GHCN Processor is a command-line tool that reads temperature data from the Global Historical Climatic Network (GHCN) database and produces an annual or monthly temperature series in CSV format for an arbitrary set of stations. Stations are filtered based on a simple EL expression passed to the tool. For example, you can select only stations that are in the Northern Hemisphere, in hilly and rural locations. You can also select stations that started reporting in a given year, and so on. The tool supports more than one method of grid partitioning, station combination, and can use both the adjusted data and raw unadjusted data.
Dummy Data Generator is a tool that generates dummy data for populating systems for testing. The data includes names, addresses, email addresses, phone numbers, and social "connections". Names are generated by using US Census data on the most common names. Email addresses are just a random string for the user portion and always use "example.com" for the domain. Currently the only output format is CSV.
The Apache Traffic Server (TS or ATS) is a modular, high-performance reverse proxy server, generally comparable to Squid. It was created by Inktomi, and distributed as a commercial product called the Inktomi Traffic Server, before Inktomi was acquired by Yahoo!. Traffic Server has been actively used inside of Yahoo for over 4 years, serving billions of requests every day. As of fall 2009, Traffic Server is an Open Source project, and in April 2010 the Apache Traffic Server was promoted to a top-level project of the ASF.
ContiPerf is a lightweight testing utility to easily leverage JUnit 4 test cases as performance tests, e.g. for continuous performance testing. It is inspired by JUnit 4's easy test configuration with annotations, and by JUnitPerf's idea of wrapping Unit tests for performance testing, but is more powerful and easier to use. It uses Java annotations for defining test execution characteristics and performance requirements. You can mark a test to run a certain number of times, or to be repeatedly executed for a certain amount of time. Performance requirements can be maximum, average, medium, or any percentile execution time. You can run tests in two different modes, using them as simple unit tests or performance tests. Easy integration with Eclipse and Maven. Export of an execution summary to a CSV file. A small library without external dependencies (only JUnit).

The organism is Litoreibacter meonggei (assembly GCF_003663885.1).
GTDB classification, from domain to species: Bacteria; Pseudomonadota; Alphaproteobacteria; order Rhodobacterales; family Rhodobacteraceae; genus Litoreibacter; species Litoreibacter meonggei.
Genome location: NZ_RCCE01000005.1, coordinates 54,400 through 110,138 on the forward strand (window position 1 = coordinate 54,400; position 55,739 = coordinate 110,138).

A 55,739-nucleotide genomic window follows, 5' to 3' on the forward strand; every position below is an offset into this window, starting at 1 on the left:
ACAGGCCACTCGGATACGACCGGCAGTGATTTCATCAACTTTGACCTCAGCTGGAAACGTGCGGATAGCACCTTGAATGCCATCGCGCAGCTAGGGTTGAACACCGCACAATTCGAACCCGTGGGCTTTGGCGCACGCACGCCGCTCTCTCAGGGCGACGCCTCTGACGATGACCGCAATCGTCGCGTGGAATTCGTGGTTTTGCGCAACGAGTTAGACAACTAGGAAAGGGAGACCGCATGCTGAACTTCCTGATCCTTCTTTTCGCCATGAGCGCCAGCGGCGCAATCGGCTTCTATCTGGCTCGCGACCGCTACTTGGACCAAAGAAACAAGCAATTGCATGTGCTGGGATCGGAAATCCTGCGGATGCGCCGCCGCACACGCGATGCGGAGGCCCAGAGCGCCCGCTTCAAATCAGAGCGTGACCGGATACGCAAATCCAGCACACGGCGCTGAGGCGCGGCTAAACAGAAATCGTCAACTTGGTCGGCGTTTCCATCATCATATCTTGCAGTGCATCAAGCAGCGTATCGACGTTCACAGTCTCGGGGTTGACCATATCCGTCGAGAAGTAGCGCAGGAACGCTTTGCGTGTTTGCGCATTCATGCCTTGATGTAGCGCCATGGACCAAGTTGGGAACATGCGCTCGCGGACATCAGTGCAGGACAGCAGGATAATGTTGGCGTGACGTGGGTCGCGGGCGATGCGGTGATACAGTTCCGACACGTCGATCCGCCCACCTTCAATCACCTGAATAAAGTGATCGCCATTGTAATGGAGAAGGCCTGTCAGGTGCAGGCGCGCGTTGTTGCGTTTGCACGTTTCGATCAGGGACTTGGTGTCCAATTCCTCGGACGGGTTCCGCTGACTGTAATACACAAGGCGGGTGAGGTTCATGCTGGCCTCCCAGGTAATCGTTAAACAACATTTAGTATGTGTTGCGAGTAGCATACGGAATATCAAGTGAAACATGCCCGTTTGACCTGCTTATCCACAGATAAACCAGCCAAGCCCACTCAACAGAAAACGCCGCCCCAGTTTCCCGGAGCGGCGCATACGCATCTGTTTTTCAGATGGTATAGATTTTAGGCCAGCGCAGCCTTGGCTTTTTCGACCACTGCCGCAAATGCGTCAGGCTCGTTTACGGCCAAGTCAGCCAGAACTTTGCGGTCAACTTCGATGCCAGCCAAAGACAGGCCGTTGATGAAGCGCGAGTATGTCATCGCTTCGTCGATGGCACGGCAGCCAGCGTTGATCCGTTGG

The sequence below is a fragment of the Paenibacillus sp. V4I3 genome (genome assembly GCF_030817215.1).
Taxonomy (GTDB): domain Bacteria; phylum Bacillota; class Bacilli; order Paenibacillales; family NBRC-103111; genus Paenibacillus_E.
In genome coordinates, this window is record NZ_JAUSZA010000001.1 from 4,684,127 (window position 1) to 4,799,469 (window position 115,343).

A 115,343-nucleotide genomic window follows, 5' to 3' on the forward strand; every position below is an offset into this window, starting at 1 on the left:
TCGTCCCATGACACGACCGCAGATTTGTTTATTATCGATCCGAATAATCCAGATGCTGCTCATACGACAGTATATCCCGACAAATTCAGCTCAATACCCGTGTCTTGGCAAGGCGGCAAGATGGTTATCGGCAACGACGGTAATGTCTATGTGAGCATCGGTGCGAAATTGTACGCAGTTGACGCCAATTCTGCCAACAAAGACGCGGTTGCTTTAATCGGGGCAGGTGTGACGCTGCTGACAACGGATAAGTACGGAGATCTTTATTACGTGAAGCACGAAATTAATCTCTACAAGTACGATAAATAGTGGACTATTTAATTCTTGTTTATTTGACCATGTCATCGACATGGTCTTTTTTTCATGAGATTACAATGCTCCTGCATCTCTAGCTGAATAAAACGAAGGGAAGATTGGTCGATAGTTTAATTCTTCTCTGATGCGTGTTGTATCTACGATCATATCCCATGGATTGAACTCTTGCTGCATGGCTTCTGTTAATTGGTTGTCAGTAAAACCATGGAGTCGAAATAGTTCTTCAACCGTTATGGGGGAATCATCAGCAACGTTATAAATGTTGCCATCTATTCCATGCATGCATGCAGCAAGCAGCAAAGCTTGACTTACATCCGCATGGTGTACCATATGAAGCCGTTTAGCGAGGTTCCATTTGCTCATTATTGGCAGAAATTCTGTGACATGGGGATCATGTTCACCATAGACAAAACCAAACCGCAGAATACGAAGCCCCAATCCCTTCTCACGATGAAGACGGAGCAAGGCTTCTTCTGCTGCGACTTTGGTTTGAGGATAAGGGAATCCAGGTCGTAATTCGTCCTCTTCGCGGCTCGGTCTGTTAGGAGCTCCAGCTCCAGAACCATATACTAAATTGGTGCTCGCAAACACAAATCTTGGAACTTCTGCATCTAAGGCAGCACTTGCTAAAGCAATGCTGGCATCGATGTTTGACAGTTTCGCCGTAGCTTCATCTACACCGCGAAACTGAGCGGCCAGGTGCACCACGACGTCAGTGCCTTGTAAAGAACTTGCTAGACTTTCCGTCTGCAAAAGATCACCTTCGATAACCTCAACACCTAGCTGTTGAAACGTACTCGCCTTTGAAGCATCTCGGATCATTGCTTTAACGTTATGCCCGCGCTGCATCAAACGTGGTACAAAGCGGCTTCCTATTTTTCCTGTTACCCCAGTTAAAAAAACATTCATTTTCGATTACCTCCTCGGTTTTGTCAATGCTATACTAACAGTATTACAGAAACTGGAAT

TinyIDS is a distributed intrusion detection system (IDS) for Unix systems. It is based on the client/server architecture and has been developed with security in mind. The client, tinyids, collects information from the local system by running its collector backends. The collected information may include anything, from file contents to file metadata or even the output of system commands. The client passes all this data through a hashing algorithm and a unique checksum (hash) is calculated. This hash is then sent to one or more TinyIDS servers (tinyidsd), where it is compared with a hash that had previously been stored in the databases of those remote servers for this specific client. A response indicating the result of the hash comparison is finally sent back to the client. Management of the remotely stored hash is possible through the client's command line interface. Communication between the client and the server can be encrypted using RSA public key infrastructure (PKI).
OrientDB is a NoSQL DBMS which can store 150,000 documents per second on common hardware. Even with a document-based database, the relationships are managed as in graph databases, with direct connections among records. You can traverse entire or parts of trees and graphs of records in a few milliseconds. It supports schema-less, schema-full, and schema-mixed modes, has a strong security profiling system based on users and roles, and supports SQL between the query languages. Thanks to the SQL layer, it's straightforward to use for people skilled in the relational world.